I sincerely hope Anne Robinson's surgical makeover doesn't start a trend. Am I alone in thinking that women always look worse after they've been cosmetically enhanced, no matter how much money they lavish on the procedure? Anyone at all skeptical about this should pay a visit to Rodeo Drive in Beverly Hills. Every second woman you pass looks as though she's battling against a 200mph gale in a wind tunnel. The nickname for these society matrons in Los Angeles is "fish people".
In the case of Anne Robinson, it's hard to imagine what the point is. After all, it's not as if anyone will be fooled into thinking she just happens to be aging well. Every single paper this week has been plastered with pictures of her new face, accompanied by yards of column inches speculating about what she's "had done". But if everyone knows that she's gone under the knife, doesn't that defeat the purpose? From now on, she won't be known as the woman who looks good for her age, but as a fading celebrity who's disfigured herself in the hope of staving off obscurity.
Even non-invasive procedures like Botox can be counter-productive. A couple of years ago, I was persuaded by a newspaper to have some of this poison injected into my forehead with a view to writing about it afterwards. Unfortunately, no one told me it would make the top half of my face completely immobile for six months.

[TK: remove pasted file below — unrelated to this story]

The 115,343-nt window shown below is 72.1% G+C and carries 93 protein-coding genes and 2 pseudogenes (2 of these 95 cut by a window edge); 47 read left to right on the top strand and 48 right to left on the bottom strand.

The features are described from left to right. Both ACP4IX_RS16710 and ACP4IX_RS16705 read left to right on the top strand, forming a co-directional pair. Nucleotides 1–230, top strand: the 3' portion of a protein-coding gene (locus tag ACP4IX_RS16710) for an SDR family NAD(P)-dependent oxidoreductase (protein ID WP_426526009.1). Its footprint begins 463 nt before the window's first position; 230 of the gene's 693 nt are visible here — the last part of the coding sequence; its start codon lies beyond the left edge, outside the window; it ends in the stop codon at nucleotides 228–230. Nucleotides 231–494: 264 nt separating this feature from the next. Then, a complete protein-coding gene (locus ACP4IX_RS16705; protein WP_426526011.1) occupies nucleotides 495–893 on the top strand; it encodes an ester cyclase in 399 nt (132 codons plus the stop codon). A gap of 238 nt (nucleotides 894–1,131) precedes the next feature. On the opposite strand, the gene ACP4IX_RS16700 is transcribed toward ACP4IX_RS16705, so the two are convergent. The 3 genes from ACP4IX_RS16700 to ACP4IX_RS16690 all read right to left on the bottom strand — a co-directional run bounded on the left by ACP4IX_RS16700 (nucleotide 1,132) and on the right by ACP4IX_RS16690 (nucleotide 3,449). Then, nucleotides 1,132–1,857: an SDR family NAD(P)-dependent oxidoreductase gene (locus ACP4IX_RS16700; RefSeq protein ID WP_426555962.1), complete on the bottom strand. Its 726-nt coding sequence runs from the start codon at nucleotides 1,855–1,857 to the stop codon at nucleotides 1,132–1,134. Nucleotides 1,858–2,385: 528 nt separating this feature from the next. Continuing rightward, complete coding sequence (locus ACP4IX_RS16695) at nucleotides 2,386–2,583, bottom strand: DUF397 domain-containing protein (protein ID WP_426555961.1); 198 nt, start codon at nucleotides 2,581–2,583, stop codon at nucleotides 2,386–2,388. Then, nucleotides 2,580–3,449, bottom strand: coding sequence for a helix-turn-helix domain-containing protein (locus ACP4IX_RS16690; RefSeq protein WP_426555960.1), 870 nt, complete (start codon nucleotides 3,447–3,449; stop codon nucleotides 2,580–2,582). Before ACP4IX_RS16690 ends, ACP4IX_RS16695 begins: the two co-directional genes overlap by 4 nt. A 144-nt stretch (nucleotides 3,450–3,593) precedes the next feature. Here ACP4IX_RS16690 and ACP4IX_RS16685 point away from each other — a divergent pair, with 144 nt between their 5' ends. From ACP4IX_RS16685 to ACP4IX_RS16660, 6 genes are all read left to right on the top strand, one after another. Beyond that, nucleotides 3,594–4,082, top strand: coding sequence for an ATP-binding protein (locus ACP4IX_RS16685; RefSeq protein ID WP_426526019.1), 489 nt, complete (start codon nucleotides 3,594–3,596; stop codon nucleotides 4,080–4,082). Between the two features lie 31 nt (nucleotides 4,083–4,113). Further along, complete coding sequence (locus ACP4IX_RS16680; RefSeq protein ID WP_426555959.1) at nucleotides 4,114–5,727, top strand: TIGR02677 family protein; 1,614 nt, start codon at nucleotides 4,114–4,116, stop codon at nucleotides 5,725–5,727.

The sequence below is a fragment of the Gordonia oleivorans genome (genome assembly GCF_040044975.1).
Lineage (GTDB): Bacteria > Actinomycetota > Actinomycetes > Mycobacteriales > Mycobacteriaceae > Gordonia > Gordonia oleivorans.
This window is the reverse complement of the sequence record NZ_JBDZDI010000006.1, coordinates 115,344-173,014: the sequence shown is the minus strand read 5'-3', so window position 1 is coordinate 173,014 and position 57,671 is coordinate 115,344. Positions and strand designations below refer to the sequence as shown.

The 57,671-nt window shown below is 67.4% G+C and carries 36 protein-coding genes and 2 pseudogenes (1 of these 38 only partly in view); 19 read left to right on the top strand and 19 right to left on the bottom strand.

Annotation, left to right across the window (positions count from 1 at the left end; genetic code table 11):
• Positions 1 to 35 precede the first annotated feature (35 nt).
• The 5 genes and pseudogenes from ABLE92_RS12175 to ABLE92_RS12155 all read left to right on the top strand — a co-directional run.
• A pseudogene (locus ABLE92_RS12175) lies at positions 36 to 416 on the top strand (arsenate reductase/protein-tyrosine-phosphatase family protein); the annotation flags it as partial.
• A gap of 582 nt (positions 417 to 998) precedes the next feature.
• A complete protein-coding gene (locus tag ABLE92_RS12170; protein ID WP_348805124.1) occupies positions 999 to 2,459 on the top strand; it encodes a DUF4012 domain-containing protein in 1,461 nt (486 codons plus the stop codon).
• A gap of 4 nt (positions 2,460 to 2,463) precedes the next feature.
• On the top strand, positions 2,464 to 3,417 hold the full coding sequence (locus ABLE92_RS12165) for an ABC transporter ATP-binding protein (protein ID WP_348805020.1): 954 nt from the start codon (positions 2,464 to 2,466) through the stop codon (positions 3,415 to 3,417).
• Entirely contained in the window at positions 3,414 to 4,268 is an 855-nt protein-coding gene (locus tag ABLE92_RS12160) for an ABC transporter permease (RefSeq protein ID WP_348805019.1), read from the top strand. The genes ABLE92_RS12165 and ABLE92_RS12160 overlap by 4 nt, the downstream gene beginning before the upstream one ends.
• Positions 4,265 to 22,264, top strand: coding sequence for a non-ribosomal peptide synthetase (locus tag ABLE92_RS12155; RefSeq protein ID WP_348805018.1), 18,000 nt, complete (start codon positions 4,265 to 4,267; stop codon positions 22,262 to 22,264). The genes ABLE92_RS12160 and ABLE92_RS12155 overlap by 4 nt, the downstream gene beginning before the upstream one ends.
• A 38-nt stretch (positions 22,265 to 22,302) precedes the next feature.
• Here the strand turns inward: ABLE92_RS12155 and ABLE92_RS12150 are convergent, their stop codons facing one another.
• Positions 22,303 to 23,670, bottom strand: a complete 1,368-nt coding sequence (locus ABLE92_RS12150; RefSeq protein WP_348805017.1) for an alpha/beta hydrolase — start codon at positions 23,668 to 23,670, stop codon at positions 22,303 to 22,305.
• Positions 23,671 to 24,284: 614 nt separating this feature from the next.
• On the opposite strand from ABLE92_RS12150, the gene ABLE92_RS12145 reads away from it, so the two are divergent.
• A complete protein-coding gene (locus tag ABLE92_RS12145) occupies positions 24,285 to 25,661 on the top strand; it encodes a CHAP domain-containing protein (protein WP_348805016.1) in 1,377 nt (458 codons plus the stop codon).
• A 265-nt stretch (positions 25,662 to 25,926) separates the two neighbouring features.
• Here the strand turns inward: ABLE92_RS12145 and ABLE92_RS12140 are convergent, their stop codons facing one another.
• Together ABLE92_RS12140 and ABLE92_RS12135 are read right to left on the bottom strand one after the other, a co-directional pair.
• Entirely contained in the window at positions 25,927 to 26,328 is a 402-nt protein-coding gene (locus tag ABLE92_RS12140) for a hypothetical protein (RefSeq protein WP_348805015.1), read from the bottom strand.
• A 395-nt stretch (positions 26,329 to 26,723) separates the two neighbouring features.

I didn't realize how important being able to frown is until I could no longer do it. I first discovered this when one of my best friends was holding forth on the crisis in the Middle East. I attempted to frown in order to convey my skepticism, but he just carried on regardless. It was only then that I realized I'd been deprived of this ability. For the remaining six months, I had to endure this same friend addressing any number of international topics, from the threat of international terrorism to the situation in Northern Ireland.
When the Botox eventually wore off there was another treat in store. Several of the muscles in my forehead became so overexcited about recovering their powers of movement that they would continue to move, completely at random, whether I wanted them to or not. This had the opposite effect. Now, when someone was telling me something I was desperately trying to feign interest in, my brows would scrunch up into a spontaneous frown, as if I thought they were talking absolute rubbish. This didn't go down very well when my mother-in-law, let me tell you. I don't think she's ever going to pass on any of her gardening tips again.
My forehead has now returned to its original state and I'm not going to go near another drop of Botox as long as I live. It's clearly too late for Anne Robinson, but I urge anyone else considering this procedure to steer well clear of it--along with all other forms of cosmetic enhancement. Believe me, you look much better as you are.
Pity The Blessed...
There's no mystery as to why Nicole Kidman has gone out on a series of dates with Steve Bing. So what if he behaved like a complete cad towards Elizabeth Hurley? The guy's richer than God. As they say in America, he may not be much of a gentleman, but he looks pretty big when he stands on his wallet.